Saquon Barkley signs adjusted franchise tag, joins Giants

Running back Saquon Barkley has signed his franchise tag with the New York Giants, the team announced Tuesday.

The deal is a one-year, adjusted franchise tag worth $10.1 million fully guaranteed and up to $11 million with incentives, sources told ESPN. The tag was adjusted to add a $2 million signing bonus, as well as the incentives, sources said.

The $909,000 in incentives includes an equal amount paid for three categories: 1,350 rushing yards and a playoff berth, 11 touchdowns and 65 receptions, sources told ESPN's Adam Schefter.

The deal does not include a "no franchise tag" clause, sources told ESPN, meaning the Giants can tag him again after this season. This is something Barkley and his team were hoping to receive.

This was quite a concession by Barkley to report on the first day of training camp for veterans. The Pro Bowl running back was already in the building Tuesday before 8 a.m. ET, a source told ESPN.

Showing up on the first day of camp alongside his teammates reinforces the perception that Barkley is a team-first player. It will limit the questions and drama that surely would have clouded Giants camp if he did not report.

Barkley said during an appearance recently on "The Money Matters" podcast that he may consider not playing this season amid his stalemate with the team over a long-term contract. He said at his AMPT football camp last month that sitting out the season would be "part of the conversation" if there was no long-term deal.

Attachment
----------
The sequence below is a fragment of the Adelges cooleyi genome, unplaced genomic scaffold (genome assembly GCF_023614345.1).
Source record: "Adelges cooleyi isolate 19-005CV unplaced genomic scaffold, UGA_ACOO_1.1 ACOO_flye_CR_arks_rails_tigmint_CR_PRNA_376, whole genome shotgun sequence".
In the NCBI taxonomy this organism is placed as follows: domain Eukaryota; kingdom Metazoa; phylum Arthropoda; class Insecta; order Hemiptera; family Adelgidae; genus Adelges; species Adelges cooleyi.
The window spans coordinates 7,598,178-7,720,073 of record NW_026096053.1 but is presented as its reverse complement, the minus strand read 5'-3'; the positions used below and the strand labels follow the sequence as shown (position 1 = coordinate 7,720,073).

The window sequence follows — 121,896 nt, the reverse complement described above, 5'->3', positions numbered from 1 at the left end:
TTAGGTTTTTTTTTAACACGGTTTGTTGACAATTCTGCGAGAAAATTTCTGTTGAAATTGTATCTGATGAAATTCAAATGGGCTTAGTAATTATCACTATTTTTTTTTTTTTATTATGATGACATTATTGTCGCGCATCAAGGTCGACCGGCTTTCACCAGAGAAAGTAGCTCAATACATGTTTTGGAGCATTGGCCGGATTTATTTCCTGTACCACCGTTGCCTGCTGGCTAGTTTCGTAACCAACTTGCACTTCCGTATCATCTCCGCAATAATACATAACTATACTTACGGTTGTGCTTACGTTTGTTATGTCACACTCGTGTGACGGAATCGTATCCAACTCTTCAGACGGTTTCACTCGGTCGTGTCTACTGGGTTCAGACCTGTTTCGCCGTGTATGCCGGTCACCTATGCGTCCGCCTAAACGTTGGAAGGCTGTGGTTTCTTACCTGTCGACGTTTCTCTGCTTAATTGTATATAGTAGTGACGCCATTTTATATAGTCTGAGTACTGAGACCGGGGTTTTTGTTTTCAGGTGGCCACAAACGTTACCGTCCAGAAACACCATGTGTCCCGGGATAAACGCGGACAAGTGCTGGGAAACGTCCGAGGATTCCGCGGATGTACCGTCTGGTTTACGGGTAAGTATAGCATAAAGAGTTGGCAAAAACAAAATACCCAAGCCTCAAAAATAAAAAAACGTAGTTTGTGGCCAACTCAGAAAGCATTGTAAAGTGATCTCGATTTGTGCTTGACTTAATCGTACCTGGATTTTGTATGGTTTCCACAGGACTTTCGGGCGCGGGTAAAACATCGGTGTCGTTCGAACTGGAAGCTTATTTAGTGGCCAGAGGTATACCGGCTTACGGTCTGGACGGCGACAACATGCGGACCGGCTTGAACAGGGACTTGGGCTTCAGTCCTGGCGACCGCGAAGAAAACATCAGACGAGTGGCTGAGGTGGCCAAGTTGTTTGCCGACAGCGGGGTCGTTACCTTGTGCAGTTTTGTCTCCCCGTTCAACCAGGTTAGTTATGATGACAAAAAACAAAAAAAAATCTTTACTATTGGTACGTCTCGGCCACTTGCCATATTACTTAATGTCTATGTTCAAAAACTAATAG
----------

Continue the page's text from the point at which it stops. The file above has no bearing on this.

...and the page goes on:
The Giants and Barkley did not agree to a deal before the deadline for franchised players to agree to long-term contracts, meaning he would have had to play this season under the $10.091 million franchise tender.

But the rules do permit for players in this situation to negotiate an adjusted one-year contract. It's a rarely-used option.

Barkley, 26, did not sign the franchise tag tender this spring or summer and wasn't allowed in the team facility as a result of the rules. He wasn't expected at training camp this summer if there wasn't at least an altered deal.

Barkley finished fourth in the NFL with a career-high 1,312 rushing yards last season, ran for 10 touchdowns and tied for the team lead with 57 receptions. He has played in 60 career games over five seasons since being the No. 2 overall draft pick in 2018, when he was named Offensive Rookie of the Year.

The Giants and Barkley had been working for nine months to reach an agreement on a deal. It was a bumpy route to landing on this temporary solution.

Barkley wasn't happy with the way the negotiations were being portrayed. He thought the details that were being reported throughout made him look "greedy."

While some of the deals that were offered reached up to $13-$14 million per season, Barkley did not find them sufficient in terms of guaranteed money and structure, sources told ESPN. It created an impasse.

The Giants and Barkley's team did not make much progress from when they signed quarterback Daniel Jones in March (which allowed the tag to be used on Barkley) until just days before the mid-July deadline to strike a long-term deal. Barkley even added a new agent, Ed Perry from CAA, to expedite the process.

In the moments prior to the deadline, the two sides were believed to be around just $2 million apart, according to sources.